The market is well organized, with ATMs and signs in English. Here you can easily end up with a bargain, or at least grab a cheap and cheerful bibimbap in the food section.

When/where: Open every day from 10 a.m. to 7 p.m. Closed every 2nd and 4th Tuesday of the month. Take lines 1 or 2 to Sinseol-dong Station. From exit 10, walk straight and take the first left. The Seoul Folk Flea Market is down the second road on your left.

Gwangjang Market
Gwangjang Market is predominantly a food market. At times, you’ll see piles of every sort of kimchi tower above you and dried fish hang from the rafters. There are also traditional stalls selling made-to-order hanbok gowns and various other goods, but what you really come here for is people watching.

Steam bellows from giant hotplates run by the old women cooking endless amounts of Korean pancakes. Ajosshis smoking pipes, families queuing up for lunch and halmonis chopping up pig’s trotters into edible sizes are among the interesting characters here.

If you’re game, take a seat at one of the lunch stalls and do your best to avoid the blood sausage and various animal appendages.

When/where: Open every day, 7 a.m.-10 p.m. Take line 1 to Jongno(5)-ga Station. From exit 8, the market is straight ahead and on the right.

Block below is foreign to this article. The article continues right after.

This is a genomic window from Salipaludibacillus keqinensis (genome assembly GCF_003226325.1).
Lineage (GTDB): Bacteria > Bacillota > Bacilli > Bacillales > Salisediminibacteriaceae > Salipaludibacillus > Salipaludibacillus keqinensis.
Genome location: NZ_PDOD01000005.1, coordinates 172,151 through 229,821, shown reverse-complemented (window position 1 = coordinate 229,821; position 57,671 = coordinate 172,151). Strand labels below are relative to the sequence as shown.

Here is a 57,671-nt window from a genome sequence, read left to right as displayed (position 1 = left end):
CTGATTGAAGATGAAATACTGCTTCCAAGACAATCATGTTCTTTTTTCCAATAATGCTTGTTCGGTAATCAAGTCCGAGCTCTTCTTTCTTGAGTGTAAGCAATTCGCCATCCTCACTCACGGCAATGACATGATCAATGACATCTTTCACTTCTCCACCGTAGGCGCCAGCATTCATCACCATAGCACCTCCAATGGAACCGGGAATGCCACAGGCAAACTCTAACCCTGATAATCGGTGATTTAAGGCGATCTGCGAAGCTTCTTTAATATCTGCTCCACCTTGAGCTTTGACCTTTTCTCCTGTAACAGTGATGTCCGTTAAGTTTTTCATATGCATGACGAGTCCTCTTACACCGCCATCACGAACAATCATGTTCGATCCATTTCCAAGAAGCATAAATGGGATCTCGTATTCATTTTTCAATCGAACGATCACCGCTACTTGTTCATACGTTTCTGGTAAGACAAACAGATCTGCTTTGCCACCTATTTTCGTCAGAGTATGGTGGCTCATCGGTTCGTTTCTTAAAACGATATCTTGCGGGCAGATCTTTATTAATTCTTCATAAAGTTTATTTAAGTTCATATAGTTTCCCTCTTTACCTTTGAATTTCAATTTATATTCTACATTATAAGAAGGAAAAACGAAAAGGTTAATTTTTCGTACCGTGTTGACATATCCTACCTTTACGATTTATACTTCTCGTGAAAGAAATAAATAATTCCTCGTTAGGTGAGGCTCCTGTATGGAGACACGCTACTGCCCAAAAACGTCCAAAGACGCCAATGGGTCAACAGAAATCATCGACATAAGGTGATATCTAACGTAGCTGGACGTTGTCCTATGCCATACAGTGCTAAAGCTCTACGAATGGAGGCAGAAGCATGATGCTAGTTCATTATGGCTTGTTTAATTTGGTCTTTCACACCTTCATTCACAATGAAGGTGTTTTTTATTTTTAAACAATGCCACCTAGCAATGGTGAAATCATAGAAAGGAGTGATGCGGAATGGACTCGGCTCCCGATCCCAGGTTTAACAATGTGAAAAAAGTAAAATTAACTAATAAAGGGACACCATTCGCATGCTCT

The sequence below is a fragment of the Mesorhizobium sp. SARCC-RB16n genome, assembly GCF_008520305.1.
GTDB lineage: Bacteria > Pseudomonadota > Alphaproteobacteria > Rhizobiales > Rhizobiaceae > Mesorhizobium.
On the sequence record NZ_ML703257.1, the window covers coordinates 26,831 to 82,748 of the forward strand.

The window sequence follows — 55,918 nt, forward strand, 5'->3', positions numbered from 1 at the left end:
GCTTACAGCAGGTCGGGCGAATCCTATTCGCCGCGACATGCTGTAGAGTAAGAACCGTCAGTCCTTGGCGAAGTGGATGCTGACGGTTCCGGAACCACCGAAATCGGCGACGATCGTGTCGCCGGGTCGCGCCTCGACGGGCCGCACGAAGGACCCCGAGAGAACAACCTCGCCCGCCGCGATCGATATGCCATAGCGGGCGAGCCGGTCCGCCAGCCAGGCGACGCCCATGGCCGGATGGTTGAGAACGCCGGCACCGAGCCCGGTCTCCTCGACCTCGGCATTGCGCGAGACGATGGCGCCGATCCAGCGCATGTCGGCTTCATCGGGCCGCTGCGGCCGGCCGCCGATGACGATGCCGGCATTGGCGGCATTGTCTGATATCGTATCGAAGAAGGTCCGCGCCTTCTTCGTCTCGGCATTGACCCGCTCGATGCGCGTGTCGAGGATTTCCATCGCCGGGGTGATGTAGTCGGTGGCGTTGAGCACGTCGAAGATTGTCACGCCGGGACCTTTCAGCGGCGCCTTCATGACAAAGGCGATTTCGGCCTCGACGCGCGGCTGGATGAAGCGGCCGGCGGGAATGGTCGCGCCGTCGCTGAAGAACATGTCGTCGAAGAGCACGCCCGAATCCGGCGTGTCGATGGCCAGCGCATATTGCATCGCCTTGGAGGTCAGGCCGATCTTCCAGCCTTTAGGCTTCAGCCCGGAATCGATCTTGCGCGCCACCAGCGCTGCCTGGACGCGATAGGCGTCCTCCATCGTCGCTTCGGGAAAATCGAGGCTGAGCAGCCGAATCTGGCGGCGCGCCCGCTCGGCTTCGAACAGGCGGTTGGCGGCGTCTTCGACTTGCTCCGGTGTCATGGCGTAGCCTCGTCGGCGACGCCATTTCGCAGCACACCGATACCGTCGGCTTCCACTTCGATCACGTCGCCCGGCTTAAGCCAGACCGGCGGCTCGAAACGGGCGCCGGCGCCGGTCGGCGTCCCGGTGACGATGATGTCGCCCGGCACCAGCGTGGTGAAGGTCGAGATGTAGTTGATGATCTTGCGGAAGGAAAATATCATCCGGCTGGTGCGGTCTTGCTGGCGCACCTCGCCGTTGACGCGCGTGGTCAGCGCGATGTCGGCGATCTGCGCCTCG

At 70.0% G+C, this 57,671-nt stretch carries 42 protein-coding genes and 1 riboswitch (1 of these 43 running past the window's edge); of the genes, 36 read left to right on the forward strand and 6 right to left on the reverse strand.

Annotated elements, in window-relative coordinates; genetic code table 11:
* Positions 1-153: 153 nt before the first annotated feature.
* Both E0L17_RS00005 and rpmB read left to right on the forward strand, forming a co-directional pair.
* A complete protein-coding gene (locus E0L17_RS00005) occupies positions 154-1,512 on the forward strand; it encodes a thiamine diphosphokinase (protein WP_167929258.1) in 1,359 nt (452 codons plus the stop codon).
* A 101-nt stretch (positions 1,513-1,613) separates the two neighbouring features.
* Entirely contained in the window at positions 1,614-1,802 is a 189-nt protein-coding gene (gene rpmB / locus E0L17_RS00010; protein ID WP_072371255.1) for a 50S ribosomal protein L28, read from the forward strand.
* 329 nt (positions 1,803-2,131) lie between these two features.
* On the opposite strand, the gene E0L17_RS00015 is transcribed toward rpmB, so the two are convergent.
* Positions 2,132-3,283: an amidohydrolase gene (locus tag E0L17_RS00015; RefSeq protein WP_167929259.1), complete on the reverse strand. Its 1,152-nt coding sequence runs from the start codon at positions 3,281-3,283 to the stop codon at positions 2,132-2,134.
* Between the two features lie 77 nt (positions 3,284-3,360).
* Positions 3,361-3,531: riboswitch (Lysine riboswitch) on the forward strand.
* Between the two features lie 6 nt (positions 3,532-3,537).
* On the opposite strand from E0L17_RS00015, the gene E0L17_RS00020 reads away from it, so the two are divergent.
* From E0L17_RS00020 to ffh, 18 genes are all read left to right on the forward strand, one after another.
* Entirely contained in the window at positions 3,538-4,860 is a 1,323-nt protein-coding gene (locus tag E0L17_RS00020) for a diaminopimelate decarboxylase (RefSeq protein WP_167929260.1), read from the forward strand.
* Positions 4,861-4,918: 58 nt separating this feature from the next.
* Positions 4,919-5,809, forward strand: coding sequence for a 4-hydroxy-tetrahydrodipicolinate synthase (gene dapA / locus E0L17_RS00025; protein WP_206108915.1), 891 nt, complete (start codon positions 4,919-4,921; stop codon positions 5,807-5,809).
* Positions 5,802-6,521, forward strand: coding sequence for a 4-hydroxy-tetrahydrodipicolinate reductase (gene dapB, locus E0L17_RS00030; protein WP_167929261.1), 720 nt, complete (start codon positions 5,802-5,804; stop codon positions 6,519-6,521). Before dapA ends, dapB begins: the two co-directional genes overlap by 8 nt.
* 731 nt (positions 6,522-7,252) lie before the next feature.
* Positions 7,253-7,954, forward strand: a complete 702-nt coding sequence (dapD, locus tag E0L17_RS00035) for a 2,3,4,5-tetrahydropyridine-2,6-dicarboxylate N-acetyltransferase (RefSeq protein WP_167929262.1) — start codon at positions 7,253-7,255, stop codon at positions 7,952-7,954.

Seoul Global Center’s Foreigner Flea Market
This foreigner flea market requires that at least one foreigner mans each stall. While the majority of stalls appeared to be entirely Korean, there were international stalls with vendors from Poland, Nepal, India and the U.S., to name a few.The goods range from secondhand clothing to potted plants and even craft stalls for children. The market is very family friendly, even with a bouncing castle.

To sell anything from secondhand goods to homemade hummus, registration is easy and free. Just email chrismo07@sba.seoul.kr for more details.

When/where: Venue and dates vary. Markets are usually held fortnightly. For more information, visit www.global.seoul.go.kr.

Seocho Folk Flea Market
For this outdoor market, you’ll need to get your elbows out. Ajosshis and ajummas make up the majority of the bargain hunters here, and they are ruthless. Pushing, shoving and throwing heaps of clothes around are just a few of the behaviors you will encounter.At this market, I quickly learned that if I wanted a bargain, I needed to fight for it. As I inspected the sleeve of a jacket that I was considering, a lady tugged at the other end to let me know that until won is exchanged, ownership is yet to be established.

Merely looking at an item usually attracts more interest — and if a few people stop to have a look at a particular stall, the carnage turns something you might see on the National Geographic channel.